We selected routine maintenance labor hours as the foundation for this new normalization variable because they are within the control of the local facility management team—as opposed to other financial measures that aren’t. The objective is to provide a means for measuring reliability and maintenance performance by expressing it in terms of a metric that the maintenance manager can control. All too often, decisions are made regarding fixed costs that do not take into account the full impact of the maintenance function. Arbitrary cost cuts have been the norm, often resulting in ineffective or non-productive outcomes. This brings us to the second major component of reliability and maintenance benchmarking: reliability or, more precisely, availability.
The second piece
The second piece of RAM benchmarking focuses on lost margin that is attributable to reliability and maintenance causes. This value often far exceeds the total maintenance budget. By capturing and quantifying the value of reliability and maintenance- induced production losses, we can study the potential benefits derived by not cutting cost but by improving reliability. Empirical data suggests that corporations have finally begun to understand what their maintenance organizations have been telling them for decades. Although the motivation for improving reliability may historically have been driven by a desire to lower maintenance cost, it is the increase in profitability that warrants taking the time to understand the balance between reliability and maintenance from a strategic perspective.
In the next generation of the International Study of Plant Reliability and Maintenance Effectiveness (RAM Study), scheduled for 2011, our company will utilize published industry data to calculate the value of lost margin for each process family (i.e., a unique family of refining or process chemicals) that is attributable to reliability and maintenance causes. Examples of cost and margin quantifications have shown that EMC comparative performance analysis can identify opportunities. Specific decisions to change any work practices, however, are business decisions, not analytical decisions.
There are many reasons to benchmark reliability and maintenance performance. Among the most common reasons are:
1. System and method for determining equivalency factors for use in comparative performance analysis of industrial facilities, U.S. Patent #7,233,910.
2. Method and system for greenhouse gas emissions performance assessment and allocation, U.S. Patent #7,693,725.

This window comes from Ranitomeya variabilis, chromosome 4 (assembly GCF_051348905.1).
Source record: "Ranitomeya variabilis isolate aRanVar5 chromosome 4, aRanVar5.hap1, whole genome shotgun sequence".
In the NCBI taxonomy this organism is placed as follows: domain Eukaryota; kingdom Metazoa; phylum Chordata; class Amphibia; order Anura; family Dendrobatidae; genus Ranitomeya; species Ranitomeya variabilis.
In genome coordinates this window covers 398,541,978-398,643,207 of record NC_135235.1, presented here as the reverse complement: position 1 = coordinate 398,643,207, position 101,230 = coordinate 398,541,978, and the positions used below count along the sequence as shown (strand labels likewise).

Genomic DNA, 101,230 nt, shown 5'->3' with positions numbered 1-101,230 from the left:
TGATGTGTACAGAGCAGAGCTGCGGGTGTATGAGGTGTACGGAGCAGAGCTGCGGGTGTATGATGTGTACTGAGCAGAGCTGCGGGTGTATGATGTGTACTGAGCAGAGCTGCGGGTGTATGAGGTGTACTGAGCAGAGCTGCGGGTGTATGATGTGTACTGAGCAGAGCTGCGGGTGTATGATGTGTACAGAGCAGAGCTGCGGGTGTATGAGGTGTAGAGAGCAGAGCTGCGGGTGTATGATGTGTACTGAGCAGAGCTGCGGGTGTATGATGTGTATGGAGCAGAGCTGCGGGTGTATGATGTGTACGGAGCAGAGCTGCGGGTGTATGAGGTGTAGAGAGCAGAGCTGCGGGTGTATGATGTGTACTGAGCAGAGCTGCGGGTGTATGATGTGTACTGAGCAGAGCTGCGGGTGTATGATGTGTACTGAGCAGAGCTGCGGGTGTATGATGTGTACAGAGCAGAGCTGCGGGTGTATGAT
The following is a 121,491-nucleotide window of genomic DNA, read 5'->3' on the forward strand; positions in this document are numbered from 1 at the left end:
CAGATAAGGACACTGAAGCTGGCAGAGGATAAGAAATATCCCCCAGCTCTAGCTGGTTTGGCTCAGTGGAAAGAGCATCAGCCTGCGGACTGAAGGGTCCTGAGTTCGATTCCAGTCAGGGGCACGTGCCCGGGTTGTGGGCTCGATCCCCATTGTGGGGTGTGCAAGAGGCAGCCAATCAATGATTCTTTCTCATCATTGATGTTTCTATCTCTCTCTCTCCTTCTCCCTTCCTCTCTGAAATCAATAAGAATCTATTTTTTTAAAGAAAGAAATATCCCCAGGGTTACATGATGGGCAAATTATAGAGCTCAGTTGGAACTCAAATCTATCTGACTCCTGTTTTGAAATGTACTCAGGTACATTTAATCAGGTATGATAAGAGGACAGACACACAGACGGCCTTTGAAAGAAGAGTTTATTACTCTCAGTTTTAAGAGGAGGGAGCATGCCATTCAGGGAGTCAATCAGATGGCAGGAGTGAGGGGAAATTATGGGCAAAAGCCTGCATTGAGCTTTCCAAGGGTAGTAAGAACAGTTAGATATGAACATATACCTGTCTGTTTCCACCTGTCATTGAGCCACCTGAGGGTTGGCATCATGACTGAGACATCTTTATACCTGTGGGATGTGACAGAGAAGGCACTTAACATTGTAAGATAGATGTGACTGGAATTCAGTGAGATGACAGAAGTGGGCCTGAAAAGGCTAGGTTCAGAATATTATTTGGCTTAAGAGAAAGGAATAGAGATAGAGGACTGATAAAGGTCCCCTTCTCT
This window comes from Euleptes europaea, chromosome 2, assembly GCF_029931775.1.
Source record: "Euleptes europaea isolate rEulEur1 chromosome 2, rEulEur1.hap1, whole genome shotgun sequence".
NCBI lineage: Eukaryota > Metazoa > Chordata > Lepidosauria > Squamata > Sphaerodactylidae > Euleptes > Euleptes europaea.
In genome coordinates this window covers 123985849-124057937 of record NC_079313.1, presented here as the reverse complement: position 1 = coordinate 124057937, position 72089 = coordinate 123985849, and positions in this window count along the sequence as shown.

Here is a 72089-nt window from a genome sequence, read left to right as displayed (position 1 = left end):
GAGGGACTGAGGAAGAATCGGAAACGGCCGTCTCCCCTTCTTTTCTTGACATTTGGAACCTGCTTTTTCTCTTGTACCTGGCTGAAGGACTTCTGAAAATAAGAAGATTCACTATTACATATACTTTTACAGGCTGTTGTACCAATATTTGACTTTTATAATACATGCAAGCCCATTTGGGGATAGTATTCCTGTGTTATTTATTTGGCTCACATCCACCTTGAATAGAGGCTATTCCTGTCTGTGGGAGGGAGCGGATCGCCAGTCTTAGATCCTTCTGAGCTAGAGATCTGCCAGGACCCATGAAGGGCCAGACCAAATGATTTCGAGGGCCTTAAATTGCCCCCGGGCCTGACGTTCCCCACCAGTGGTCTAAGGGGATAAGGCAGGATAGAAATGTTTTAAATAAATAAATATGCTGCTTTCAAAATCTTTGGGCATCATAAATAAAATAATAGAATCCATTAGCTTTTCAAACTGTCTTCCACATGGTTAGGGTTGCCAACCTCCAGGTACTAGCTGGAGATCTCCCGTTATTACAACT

3. Society for Maintenance and Reliability Professionals (www.SMRP.org), Work Management Guideline 1.0, Determining Replacement Asset Value (RAV), June 2009.
4. Poling, A., Jones, R., Hernu, M., “Increasing Profitability and Competitive Position by Comparing the Maintenance Effectiveness of Process Plants Based on all Plant Factors,” NPRA Maintenance Conference, San Antonio, May 2010.
Rick Jones has over 28 years of experience in corporate and industrial risk management, insurance and risk-based methods. As the director of Statistics and Risk Modeling with Solomon, he’s responsible for the development and application of numerical and statistical methods to measure and analyze operational performance from Solomon’s and customers’ databases. A frequent speaker on the role of risk management as a tool to improve reliability, Jones also has more than 50 publications and meeting contributions on various topics relating to reliability and risk management. The author of two books, Risk-Based Management: A Reliability-Centered Approach, and 20% Chance of Rain: Your Personal Guide to Risk, he received his B.S. in Aerospace Engineering and Ph.D. in Nuclear Science and Engineering from Virginia Tech. Telephone: (972) 739-1740; e-mail:
Driving world-class performance improvement for energy-intensive assets…
A subsidiary of the Hartford Steam Boiler organization, HSB Solomon is a provider of benchmarking services and performance improvement consulting for the global energy industry. Headquartered in Dallas, TX, the company focuses specifically on the petroleum refining, petrochemical, pipeline, terminal and power generation markets.
Regarding the Comparative Performance Analysis (CPA) product referenced in this article, while Solomon maintains this intellectual property and uniquely applies it in energy-related industries, the method is available for license to companies in industries or work areas that the company does not service.